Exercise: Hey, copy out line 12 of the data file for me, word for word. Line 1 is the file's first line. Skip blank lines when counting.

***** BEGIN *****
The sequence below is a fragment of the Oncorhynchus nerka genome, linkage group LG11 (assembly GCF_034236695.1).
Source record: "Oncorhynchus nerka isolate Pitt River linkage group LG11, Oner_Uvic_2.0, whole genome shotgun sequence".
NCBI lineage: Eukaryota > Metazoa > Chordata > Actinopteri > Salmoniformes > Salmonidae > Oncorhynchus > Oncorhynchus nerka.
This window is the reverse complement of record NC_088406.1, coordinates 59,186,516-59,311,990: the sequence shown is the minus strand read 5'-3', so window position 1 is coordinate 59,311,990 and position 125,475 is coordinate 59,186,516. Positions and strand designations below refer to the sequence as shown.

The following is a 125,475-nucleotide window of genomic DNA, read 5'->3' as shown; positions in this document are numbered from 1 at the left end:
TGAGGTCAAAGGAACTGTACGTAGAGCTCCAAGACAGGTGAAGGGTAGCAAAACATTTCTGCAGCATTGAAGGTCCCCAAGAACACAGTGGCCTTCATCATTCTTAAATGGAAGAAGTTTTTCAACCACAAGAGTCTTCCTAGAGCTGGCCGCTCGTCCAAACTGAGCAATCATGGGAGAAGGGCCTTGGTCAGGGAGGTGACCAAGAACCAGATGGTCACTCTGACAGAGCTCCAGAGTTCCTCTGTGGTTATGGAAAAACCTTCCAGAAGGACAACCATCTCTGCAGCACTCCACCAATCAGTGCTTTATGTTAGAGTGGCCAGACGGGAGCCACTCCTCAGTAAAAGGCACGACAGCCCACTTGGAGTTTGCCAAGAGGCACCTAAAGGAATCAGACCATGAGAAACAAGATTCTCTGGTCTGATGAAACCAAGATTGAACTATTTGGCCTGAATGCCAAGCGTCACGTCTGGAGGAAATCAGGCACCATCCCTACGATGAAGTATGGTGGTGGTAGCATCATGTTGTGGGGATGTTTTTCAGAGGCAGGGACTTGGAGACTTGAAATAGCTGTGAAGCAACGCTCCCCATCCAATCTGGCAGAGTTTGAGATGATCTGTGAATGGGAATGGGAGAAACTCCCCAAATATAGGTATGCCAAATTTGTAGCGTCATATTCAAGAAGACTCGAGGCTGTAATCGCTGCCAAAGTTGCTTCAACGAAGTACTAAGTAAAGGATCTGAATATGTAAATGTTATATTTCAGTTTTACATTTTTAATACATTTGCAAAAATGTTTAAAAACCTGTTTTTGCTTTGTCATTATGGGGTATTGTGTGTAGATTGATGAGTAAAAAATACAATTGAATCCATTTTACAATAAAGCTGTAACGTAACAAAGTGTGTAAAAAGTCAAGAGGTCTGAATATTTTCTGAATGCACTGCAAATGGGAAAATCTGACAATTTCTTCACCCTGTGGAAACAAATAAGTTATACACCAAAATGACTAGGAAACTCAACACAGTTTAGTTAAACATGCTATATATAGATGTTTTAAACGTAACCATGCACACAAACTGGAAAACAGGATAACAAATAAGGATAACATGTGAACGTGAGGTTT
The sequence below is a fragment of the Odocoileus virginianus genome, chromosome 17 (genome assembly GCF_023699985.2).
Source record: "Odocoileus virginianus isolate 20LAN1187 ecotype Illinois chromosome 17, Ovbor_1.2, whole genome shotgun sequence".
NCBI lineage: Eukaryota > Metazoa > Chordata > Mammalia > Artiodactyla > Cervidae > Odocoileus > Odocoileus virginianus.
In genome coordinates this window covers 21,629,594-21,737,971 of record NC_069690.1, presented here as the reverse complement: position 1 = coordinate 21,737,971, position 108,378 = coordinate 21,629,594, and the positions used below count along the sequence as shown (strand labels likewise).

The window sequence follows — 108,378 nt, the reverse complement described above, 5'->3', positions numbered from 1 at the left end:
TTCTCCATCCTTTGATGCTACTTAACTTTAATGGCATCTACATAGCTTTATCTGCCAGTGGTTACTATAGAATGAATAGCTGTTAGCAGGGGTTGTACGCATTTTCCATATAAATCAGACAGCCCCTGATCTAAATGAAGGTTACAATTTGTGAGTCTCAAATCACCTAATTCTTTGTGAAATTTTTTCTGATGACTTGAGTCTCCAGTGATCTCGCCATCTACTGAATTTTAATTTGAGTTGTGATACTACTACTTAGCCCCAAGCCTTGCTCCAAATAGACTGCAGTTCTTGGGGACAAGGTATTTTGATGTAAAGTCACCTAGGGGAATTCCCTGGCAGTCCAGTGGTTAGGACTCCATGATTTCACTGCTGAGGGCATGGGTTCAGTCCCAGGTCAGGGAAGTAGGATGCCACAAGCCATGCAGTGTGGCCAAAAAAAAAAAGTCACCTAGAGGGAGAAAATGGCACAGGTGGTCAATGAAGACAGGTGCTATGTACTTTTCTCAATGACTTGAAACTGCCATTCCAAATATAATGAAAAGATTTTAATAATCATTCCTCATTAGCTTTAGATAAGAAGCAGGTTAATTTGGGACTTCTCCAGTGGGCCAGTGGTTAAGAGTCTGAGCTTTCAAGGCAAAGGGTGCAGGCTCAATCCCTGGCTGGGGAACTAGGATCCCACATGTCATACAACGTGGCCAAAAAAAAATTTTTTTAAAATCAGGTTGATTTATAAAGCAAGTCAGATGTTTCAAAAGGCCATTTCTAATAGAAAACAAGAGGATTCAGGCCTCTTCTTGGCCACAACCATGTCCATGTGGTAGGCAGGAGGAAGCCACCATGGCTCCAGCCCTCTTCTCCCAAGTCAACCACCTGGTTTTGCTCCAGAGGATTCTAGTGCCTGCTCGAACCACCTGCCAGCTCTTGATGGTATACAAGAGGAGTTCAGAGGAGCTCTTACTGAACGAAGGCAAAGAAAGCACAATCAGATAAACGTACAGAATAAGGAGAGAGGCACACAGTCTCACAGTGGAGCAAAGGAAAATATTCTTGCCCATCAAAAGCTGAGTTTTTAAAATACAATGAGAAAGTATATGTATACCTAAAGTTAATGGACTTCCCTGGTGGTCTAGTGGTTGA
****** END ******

TTCTCCATCCTTTGATGCTACTTAACTTTAATGGCATCTACATAGCTTTATCTGCCAGTGGTTACTATAGAATGAATAGCTGTTAGCAGGGGTTGTACGCATTTTCCATATAAATCAGACAGCCCCTGATCTAAATGAAGGTTACAATTTGTGAGTCTCAAATCACCTAATTCTTTGTGAAATTTTTTCTGATGACTTGAGTCTCCAGTGATCTCGCCATCTACTGAATTTTAATTTGAGTTGTGATACTACTACTTAGCCCCAAGCCTTGCTCCAAATAGACTGCAGTTCTTGGGGACAAGGTATTTTGATGTAAAGTCACCTAGGGGAATTCCCTGGCAGTCCAGTGGTTAGGACTCCATGATTTCACTGCTGAGGGCATGGGTTCAGTCCCAGGTCAGGGAAGTAGGATGCCACAAGCCATGCAGTGTGGCCAAAAAAAAAAAGTCACCTAGAGGGAGAAAATGGCACAGGTGGTCAATGAAGACAGGTGCTATGTACTTTTCTCAATGACTTGAAACTGCCATTCCAAATATAATGAAAAGATTTTAATAATCATTCCTCATTAGCTTTAGATAAGAAGCAGGTTAATTTGGGACTTCTCCAGTGGGCCAGTGGTTAAGAGTCTGAGCTTTCAAGGCAAAGGGTGCAGGCTCAATCCCTGGCTGGGGAACTAGGATCCCACATGTCATACAACGTGGCCAAAAAAAAATTTTTTTAAAATCAGGTTGATTTATAAAGCAAGTCAGATGTTTCAAAAGGCCATTTCTAATAGAAAACAAGAGGATTCAGGCCTCTTCTTGGCCACAACCATGTCCATGTGGTAGGCAGGAGGAAGCCACCATGGCTCCAGCCCTCTTCTCCCAAGTCAACCACCTGGTTTTGCTCCAGAGGATTCTAGTGCCTGCTCGAACCACCTGCCAGCTCTTGATGGTATACAAGAGGAGTTCAGAGGAGCTCTTACTGAACGAAGGCAAAGAAAGCACAATCAGATAAACGTACAGAATAAGGAGAGAGGCACACAGTCTCACAGTGGAGCAAAGGAAAATATTCTTGCCCATCAAAAGCTGAGTTTTTAAAATACAATGAGAAAGTATATGTATACCTAAAGTTAATGGACTTCCCTGGTGGTCTAGTGGTTGA